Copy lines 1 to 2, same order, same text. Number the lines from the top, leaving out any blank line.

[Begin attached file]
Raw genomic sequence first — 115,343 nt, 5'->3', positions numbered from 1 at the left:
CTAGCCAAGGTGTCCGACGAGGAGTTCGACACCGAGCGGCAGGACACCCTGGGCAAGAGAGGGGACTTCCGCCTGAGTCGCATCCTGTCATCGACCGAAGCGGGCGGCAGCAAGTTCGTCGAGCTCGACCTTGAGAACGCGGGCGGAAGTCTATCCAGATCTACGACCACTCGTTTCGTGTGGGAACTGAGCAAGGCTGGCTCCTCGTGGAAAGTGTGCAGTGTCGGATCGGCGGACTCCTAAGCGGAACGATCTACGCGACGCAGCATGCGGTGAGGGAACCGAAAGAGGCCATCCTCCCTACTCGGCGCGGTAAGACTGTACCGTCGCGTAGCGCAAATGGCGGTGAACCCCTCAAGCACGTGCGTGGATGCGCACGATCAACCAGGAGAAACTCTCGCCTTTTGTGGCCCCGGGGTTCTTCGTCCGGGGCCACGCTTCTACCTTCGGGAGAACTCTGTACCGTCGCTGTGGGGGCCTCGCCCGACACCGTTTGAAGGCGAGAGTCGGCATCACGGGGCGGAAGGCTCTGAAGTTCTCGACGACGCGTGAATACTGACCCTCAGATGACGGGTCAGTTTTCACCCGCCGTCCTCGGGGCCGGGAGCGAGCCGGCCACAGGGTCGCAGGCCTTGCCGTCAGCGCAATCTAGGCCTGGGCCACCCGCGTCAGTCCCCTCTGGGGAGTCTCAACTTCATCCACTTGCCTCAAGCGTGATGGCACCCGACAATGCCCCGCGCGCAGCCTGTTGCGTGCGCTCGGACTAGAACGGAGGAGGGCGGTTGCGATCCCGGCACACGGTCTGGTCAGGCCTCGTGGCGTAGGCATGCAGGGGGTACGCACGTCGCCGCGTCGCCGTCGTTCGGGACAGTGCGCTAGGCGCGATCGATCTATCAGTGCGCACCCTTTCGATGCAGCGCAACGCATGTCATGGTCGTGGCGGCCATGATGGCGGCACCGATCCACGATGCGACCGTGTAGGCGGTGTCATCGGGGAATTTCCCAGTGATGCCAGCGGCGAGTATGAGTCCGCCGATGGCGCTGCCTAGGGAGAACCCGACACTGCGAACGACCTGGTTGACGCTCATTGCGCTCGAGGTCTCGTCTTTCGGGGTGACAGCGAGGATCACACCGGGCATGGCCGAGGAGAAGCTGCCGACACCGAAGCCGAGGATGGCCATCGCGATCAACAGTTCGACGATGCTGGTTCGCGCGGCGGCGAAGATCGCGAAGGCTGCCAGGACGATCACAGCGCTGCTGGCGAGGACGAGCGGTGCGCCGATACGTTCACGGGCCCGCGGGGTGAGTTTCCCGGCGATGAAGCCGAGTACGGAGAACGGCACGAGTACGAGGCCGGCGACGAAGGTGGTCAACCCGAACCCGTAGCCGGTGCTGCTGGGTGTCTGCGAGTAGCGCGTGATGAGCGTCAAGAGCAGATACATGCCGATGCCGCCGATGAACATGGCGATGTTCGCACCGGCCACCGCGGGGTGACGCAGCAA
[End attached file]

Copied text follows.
Raw genomic sequence first — 115,343 nt, 5'->3', positions numbered from 1 at the left:
CTAGCCAAGGTGTCCGACGAGGAGTTCGACACCGAGCGGCAGGACACCCTGGGCAAGAGAGGGGACTTCCGCCTGAGTCGCATCCTGTCATCGACCGAAGCGGGCGGCAGCAAGTTCGTCGAGCTCGACCTTGAGAACGCGGGCGGAAGTCTATCCAGATCTACGACCACTCGTTTCGTGTGGGAACTGAGCAAGGCTGGCTCCTCGTGGAAAGTGTGCAGTGTCGGATCGGCGGACTCCTAAGCGGAACGATCTACGCGACGCAGCATGCGGTGAGGGAACCGAAAGAGGCCATCCTCCCTACTCGGCGCGGTAAGACTGTACCGTCGCGTAGCGCAAATGGCGGTGAACCCCTCAAGCACGTGCGTGGATGCGCACGATCAACCAGGAGAAACTCTCGCCTTTTGTGGCCCCGGGGTTCTTCGTCCGGGGCCACGCTTCTACCTTCGGGAGAACTCTGTACCGTCGCTGTGGGGGCCTCGCCCGACACCGTTTGAAGGCGAGAGTCGGCATCACGGGGCGGAAGGCTCTGAAGTTCTCGACGACGCGTGAATACTGACCCTCAGATGACGGGTCAGTTTTCACCCGCCGTCCTCGGGGCCGGGAGCGAGCCGGCCACAGGGTCGCAGGCCTTGCCGTCAGCGCAATCTAGGCCTGGGCCACCCGCGTCAGTCCCCTCTGGGGAGTCTCAACTTCATCCACTTGCCTCAAGCGTGATGGCACCCGACAATGCCCCGCGCGCAGCCTGTTGCGTGCGCTCGGACTAGAACGGAGGAGGGCGGTTGCGATCCCGGCACACGGTCTGGTCAGGCCTCGTGGCGTAGGCATGCAGGGGGTACGCACGTCGCCGCGTCGCCGTCGTTCGGGACAGTGCGCTAGGCGCGATCGATCTATCAGTGCGCACCCTTTCGATGCAGCGCAACGCATGTCATGGTCGTGGCGGCCATGATGGCGGCACCGATCCACGATGCGACCGTGTAGGCGGTGTCATCGGGGAATTTCCCAGTGATGCCAGCGGCGAGTATGAGTCCGCCGATGGCGCTGCCTAGGGAGAACCCGACACTGCGAACGACCTGGTTGACGCTCATTGCGCTCGAGGTCTCGTCTTTCGGGGTGACAGCGAGGATCACACCGGGCATGGCCGAGGAGAAGCTGCCGACACCGAAGCCGAGGATGGCCATCGCGATCAACAGTTCGACGATGCTGGTTCGCGCGGCGGCGAAGATCGCGAAGGCTGCCAGGACGATCACAGCGCTGCTGGCGAGGACGAGCGGTGCGCCGATACGTTCACGGGCCCGCGGGGTGAGTTTCCCGGCGATGAAGCCGAGTACGGAGAACGGCACGAGTACGAGGCCGGCGACGAAGGTGGTCAACCCGAACCCGTAGCCGGTGCTGCTGGGTGTCTGCGAGTAGCGCGTGATGAGCGTCAAGAGCAGATACATGCCGATGCCGCCGATGAACATGGCGATGTTCGCACCGGCCACCGCGGGGTGACGCAGCAA